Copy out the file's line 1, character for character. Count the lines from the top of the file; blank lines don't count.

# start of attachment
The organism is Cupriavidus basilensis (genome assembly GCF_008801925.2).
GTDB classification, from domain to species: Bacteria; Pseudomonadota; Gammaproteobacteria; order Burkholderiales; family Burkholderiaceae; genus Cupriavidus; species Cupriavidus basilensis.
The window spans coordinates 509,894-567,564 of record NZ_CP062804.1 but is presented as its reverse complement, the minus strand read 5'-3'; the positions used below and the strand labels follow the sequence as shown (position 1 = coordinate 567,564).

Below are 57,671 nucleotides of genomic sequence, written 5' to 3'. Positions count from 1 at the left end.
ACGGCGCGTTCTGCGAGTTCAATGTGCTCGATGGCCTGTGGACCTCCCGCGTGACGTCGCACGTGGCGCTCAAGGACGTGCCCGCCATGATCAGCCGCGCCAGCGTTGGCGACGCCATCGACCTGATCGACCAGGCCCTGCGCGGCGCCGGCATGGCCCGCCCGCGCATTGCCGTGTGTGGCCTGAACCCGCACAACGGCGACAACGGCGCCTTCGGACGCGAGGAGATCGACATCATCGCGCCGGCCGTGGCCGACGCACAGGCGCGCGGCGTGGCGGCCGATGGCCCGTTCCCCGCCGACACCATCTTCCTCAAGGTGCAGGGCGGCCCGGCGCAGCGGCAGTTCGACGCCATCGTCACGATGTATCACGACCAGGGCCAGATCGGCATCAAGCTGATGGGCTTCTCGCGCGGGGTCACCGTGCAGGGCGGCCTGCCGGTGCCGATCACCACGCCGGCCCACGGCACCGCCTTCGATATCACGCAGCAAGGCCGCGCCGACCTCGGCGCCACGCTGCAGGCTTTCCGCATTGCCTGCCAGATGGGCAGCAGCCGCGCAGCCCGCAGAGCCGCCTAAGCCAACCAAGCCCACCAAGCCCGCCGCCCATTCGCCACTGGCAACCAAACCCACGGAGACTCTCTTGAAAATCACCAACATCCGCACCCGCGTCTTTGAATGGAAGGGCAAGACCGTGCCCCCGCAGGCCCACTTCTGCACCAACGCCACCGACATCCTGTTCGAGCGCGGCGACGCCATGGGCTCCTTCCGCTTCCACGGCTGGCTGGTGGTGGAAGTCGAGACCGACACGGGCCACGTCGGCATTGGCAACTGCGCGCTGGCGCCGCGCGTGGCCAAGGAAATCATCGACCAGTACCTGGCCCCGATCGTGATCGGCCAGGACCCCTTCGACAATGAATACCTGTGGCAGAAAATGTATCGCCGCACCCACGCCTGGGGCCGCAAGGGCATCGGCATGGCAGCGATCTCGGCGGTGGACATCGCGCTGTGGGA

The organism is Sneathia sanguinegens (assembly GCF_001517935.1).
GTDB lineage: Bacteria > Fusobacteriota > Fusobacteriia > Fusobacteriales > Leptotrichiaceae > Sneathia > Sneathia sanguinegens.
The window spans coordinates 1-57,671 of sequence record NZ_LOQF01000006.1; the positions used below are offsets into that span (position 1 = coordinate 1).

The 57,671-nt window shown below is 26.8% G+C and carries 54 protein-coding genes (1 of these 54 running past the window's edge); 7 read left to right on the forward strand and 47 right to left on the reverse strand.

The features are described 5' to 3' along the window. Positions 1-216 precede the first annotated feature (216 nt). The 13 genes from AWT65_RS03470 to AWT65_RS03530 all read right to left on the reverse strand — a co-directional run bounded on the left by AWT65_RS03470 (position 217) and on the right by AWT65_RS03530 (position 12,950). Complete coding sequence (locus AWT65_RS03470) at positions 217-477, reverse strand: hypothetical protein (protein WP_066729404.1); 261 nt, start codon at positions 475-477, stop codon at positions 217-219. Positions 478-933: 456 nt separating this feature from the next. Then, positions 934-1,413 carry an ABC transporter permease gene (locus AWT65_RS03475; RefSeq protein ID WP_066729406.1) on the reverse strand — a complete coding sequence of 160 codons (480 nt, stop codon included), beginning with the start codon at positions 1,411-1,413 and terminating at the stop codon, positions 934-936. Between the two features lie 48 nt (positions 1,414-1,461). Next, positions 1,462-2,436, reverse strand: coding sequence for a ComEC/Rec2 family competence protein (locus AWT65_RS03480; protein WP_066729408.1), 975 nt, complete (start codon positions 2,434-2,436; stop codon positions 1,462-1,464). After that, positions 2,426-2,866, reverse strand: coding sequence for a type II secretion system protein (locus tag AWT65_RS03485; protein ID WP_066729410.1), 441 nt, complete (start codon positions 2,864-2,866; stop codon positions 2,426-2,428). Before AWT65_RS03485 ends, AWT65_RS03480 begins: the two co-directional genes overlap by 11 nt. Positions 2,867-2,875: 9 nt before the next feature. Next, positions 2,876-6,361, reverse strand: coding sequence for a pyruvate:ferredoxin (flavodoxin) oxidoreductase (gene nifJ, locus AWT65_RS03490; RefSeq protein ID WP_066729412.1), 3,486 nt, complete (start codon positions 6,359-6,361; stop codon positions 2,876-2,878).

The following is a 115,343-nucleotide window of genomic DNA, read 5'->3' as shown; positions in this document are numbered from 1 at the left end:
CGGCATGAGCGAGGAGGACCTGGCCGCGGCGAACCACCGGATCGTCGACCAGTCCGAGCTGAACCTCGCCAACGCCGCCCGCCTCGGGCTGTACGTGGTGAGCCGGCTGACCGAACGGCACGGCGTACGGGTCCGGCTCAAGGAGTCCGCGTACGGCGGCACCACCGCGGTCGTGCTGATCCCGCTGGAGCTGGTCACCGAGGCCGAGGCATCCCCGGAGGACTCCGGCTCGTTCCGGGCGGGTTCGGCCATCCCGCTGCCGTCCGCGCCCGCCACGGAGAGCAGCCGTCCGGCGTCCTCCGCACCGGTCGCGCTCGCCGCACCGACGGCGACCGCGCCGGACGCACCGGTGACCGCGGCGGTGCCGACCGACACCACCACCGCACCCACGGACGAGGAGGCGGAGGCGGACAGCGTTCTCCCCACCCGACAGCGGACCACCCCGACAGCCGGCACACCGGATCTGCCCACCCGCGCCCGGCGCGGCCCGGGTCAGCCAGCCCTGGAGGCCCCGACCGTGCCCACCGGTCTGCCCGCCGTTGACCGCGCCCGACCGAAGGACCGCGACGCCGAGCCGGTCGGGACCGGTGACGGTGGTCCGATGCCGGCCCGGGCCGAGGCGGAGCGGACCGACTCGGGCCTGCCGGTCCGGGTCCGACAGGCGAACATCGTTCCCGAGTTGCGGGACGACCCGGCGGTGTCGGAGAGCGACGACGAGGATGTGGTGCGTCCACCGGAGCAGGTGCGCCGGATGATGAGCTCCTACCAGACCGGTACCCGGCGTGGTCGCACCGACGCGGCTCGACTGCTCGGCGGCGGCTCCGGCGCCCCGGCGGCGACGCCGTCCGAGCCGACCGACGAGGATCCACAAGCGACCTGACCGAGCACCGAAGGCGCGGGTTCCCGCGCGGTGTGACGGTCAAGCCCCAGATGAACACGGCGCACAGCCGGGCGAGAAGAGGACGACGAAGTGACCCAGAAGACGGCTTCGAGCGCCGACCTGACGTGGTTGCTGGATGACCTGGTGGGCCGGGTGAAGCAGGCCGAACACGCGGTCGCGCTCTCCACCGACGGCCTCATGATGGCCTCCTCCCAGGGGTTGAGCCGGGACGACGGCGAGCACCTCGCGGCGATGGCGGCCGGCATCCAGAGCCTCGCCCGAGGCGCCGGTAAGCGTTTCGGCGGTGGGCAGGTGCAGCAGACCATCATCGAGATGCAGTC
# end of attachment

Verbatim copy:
The organism is Cupriavidus basilensis (genome assembly GCF_008801925.2).